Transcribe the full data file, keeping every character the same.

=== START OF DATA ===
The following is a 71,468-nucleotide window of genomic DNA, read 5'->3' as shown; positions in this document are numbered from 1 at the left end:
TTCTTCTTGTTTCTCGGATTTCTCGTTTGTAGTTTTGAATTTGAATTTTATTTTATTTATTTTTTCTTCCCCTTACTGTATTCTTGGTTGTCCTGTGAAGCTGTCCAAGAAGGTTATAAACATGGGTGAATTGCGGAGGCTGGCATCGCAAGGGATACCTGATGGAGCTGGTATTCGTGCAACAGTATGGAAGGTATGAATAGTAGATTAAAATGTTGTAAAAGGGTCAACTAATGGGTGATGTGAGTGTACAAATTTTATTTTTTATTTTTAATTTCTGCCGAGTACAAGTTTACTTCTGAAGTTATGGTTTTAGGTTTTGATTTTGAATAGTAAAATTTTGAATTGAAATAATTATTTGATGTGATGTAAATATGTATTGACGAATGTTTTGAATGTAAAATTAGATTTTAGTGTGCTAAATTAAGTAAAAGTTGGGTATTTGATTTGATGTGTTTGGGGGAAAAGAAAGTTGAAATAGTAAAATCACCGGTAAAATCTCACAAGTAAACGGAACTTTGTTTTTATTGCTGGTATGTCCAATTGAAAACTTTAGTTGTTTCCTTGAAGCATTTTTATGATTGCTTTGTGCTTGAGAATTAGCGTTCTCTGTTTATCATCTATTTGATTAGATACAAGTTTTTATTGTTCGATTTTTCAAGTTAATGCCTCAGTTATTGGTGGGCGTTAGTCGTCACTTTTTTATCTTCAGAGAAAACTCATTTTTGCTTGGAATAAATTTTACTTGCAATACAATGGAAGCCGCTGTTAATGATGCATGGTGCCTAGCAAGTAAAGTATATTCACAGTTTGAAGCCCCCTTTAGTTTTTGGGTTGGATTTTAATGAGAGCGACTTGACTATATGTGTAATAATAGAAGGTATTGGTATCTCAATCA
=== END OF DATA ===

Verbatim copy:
The following is a 71,468-nucleotide window of genomic DNA, read 5'->3' as shown; positions in this document are numbered from 1 at the left end:
TTCTTCTTGTTTCTCGGATTTCTCGTTTGTAGTTTTGAATTTGAATTTTATTTTATTTATTTTTTCTTCCCCTTACTGTATTCTTGGTTGTCCTGTGAAGCTGTCCAAGAAGGTTATAAACATGGGTGAATTGCGGAGGCTGGCATCGCAAGGGATACCTGATGGAGCTGGTATTCGTGCAACAGTATGGAAGGTATGAATAGTAGATTAAAATGTTGTAAAAGGGTCAACTAATGGGTGATGTGAGTGTACAAATTTTATTTTTTATTTTTAATTTCTGCCGAGTACAAGTTTACTTCTGAAGTTATGGTTTTAGGTTTTGATTTTGAATAGTAAAATTTTGAATTGAAATAATTATTTGATGTGATGTAAATATGTATTGACGAATGTTTTGAATGTAAAATTAGATTTTAGTGTGCTAAATTAAGTAAAAGTTGGGTATTTGATTTGATGTGTTTGGGGGAAAAGAAAGTTGAAATAGTAAAATCACCGGTAAAATCTCACAAGTAAACGGAACTTTGTTTTTATTGCTGGTATGTCCAATTGAAAACTTTAGTTGTTTCCTTGAAGCATTTTTATGATTGCTTTGTGCTTGAGAATTAGCGTTCTCTGTTTATCATCTATTTGATTAGATACAAGTTTTTATTGTTCGATTTTTCAAGTTAATGCCTCAGTTATTGGTGGGCGTTAGTCGTCACTTTTTTATCTTCAGAGAAAACTCATTTTTGCTTGGAATAAATTTTACTTGCAATACAATGGAAGCCGCTGTTAATGATGCATGGTGCCTAGCAAGTAAAGTATATTCACAGTTTGAAGCCCCCTTTAGTTTTTGGGTTGGATTTTAATGAGAGCGACTTGACTATATGTGTAATAATAGAAGGTATTGGTATCTCAATCA